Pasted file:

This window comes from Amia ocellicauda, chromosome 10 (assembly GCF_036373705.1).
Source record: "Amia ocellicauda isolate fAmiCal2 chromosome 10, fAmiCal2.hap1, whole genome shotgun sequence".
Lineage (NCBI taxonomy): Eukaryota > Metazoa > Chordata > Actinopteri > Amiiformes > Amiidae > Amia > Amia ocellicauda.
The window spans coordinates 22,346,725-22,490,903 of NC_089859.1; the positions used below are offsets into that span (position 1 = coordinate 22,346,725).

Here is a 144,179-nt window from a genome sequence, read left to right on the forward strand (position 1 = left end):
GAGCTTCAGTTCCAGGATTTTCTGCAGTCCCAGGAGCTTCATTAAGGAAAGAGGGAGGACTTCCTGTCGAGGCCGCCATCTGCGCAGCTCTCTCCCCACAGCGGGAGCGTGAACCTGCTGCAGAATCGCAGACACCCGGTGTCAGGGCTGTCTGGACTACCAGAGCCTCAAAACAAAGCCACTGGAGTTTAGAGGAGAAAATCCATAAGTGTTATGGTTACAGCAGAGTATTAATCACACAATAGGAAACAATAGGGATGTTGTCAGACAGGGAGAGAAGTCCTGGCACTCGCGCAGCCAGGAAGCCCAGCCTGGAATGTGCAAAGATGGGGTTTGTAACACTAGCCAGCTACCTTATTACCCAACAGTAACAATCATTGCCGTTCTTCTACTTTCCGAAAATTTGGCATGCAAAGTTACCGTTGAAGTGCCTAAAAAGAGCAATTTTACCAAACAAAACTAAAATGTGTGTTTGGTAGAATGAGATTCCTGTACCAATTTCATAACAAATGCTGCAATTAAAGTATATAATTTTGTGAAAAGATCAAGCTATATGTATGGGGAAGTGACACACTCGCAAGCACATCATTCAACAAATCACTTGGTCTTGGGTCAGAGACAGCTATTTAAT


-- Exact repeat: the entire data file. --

This window comes from Amia ocellicauda, chromosome 10 (assembly GCF_036373705.1).
Source record: "Amia ocellicauda isolate fAmiCal2 chromosome 10, fAmiCal2.hap1, whole genome shotgun sequence".
Lineage (NCBI taxonomy): Eukaryota > Metazoa > Chordata > Actinopteri > Amiiformes > Amiidae > Amia > Amia ocellicauda.
The window spans coordinates 22,346,725-22,490,903 of NC_089859.1; the positions used below are offsets into that span (position 1 = coordinate 22,346,725).

Here is a 144,179-nt window from a genome sequence, read left to right on the forward strand (position 1 = left end):
GAGCTTCAGTTCCAGGATTTTCTGCAGTCCCAGGAGCTTCATTAAGGAAAGAGGGAGGACTTCCTGTCGAGGCCGCCATCTGCGCAGCTCTCTCCCCACAGCGGGAGCGTGAACCTGCTGCAGAATCGCAGACACCCGGTGTCAGGGCTGTCTGGACTACCAGAGCCTCAAAACAAAGCCACTGGAGTTTAGAGGAGAAAATCCATAAGTGTTATGGTTACAGCAGAGTATTAATCACACAATAGGAAACAATAGGGATGTTGTCAGACAGGGAGAGAAGTCCTGGCACTCGCGCAGCCAGGAAGCCCAGCCTGGAATGTGCAAAGATGGGGTTTGTAACACTAGCCAGCTACCTTATTACCCAACAGTAACAATCATTGCCGTTCTTCTACTTTCCGAAAATTTGGCATGCAAAGTTACCGTTGAAGTGCCTAAAAAGAGCAATTTTACCAAACAAAACTAAAATGTGTGTTTGGTAGAATGAGATTCCTGTACCAATTTCATAACAAATGCTGCAATTAAAGTATATAATTTTGTGAAAAGATCAAGCTATATGTATGGGGAAGTGACACACTCGCAAGCACATCATTCAACAAATCACTTGGTCTTGGGTCAGAGACAGCTATTTAAT